In May, some countries thought the worst of the pandemic was near as they proceeded to reopen. Now, as cases return to peak levels, restrictions are being reimposed, forcing many back into lockdowns. GlobalWebIndex set out to understand how this setback has shaped consumers’ outlook on the pandemic. Its fifth coronavirus research wave, conducted between June 29 and July 2, across 18 countries, reveals changes in purchasing decisions, travel plans and sentiments regarding the Black Lives Matter movement and non-COVID-related advertising.
Across all markets surveyed, 80 percent of people—particularly Gen Z, millennials and the higher income group—say they’re delaying big purchases because of COVID-19, likely due in part to 60 percent of respondents reporting that the pandemic has affected their job. For example, 27 percent have taken pay cuts and 24 percent have experienced a reduction in hours. Fewer than 10 percent say they’re not making any financial changes.
The number of people who say they’re spending more time consuming entertainment and social media content has sharply declined since the first two waves of GlobalWebIndex’s research. Yet 24 percent of respondents say that after the pandemic is over, they’ll watch more videos, 23 percent will watch more content on streaming services and 20 percent will use social media services and messaging apps more.
Other activities expected to continue post-pandemic include shopping online more often (50 percent), having more family time (29 percent), watching more news coverage (23 percent) and cooking more (23 percent).
Respondents are divided on the reopening of large indoor venues: 40 percent oppose it and the same amount supports it. In the US, 53 percent oppose it and in the UK, 55 percent oppose it.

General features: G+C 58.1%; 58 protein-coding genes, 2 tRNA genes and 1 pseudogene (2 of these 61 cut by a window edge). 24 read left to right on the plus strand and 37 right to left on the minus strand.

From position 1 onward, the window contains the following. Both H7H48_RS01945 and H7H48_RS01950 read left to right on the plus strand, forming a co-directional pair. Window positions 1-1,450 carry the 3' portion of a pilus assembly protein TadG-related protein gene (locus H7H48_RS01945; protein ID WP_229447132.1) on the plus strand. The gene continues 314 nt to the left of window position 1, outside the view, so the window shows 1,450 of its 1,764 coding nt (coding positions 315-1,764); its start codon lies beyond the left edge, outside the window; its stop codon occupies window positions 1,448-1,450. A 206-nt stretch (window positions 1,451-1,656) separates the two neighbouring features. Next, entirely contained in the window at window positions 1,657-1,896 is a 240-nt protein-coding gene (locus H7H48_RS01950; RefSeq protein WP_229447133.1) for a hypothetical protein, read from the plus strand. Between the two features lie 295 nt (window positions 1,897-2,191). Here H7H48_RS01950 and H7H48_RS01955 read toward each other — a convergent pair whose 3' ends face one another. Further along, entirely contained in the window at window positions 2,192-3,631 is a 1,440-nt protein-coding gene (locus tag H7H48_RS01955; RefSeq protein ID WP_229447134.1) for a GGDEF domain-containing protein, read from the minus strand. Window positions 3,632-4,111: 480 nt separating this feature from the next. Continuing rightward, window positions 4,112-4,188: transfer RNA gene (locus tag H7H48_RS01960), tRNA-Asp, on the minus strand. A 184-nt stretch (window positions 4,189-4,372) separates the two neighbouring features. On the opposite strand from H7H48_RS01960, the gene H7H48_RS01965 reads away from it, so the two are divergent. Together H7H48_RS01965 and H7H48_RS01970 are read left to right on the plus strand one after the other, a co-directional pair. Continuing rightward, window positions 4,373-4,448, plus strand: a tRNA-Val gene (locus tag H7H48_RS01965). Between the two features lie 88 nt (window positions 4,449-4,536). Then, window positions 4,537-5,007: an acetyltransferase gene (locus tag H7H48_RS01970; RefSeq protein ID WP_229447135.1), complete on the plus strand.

Based on five activities GlobalWebIndex asked about—cinema, bars, fast-food, restaurants and gyms—nearly 70 percent expect to make changes to how they spend their time outside of the house. Forty-two percent say they’ll eat at restaurants less often and 38 percent will go to the movies less frequently.
Regarding vacations, consumers don’t expect to go anywhere far anytime soon. In the next 12 months, 48 percent of respondents said they’ll take a domestic vacation and 32 percent said they’ll plan a local staycation. Just nine percent would go on a long international trip and 13 percent on a short international trip.
When asked what brands should be doing to support the Black Lives Matter movement, 85 percent said a brand should be doing at least one of the eight initiatives GlobalWebIndex mentioned, with the strongest support for advocating for local and national community initiatives, taking a stand on social media and ensuring diversity in leadership teams. The protests have made racial justice a more important matter for around 20 percent.
Since the outbreak began, marketers have revised or canceled campaigns to avoid appearing tone-deaf. But the survey found that just 13 percent of consumers disapprove of brands advertising as normal. Thirty-six percent approve of brands running COVID-related ads.
A little over half of consumers expressed a strong interest in permanently teleworking. Remote learning is also appealing as 60 percent of Gen Z and millennials are extremely or very interested in enrolling in online learning courses.
Countries that have been able to flatten the curve, including Spain, France and the UK, are recording their lowest levels of concern about their own domestic crises. And despite a resurgence in cases, the US saw a five-point drop since May. Whereas concerns in Australia and China are starting to spike again.
The findings are based on a survey among 15,271 internet users aged 16-64.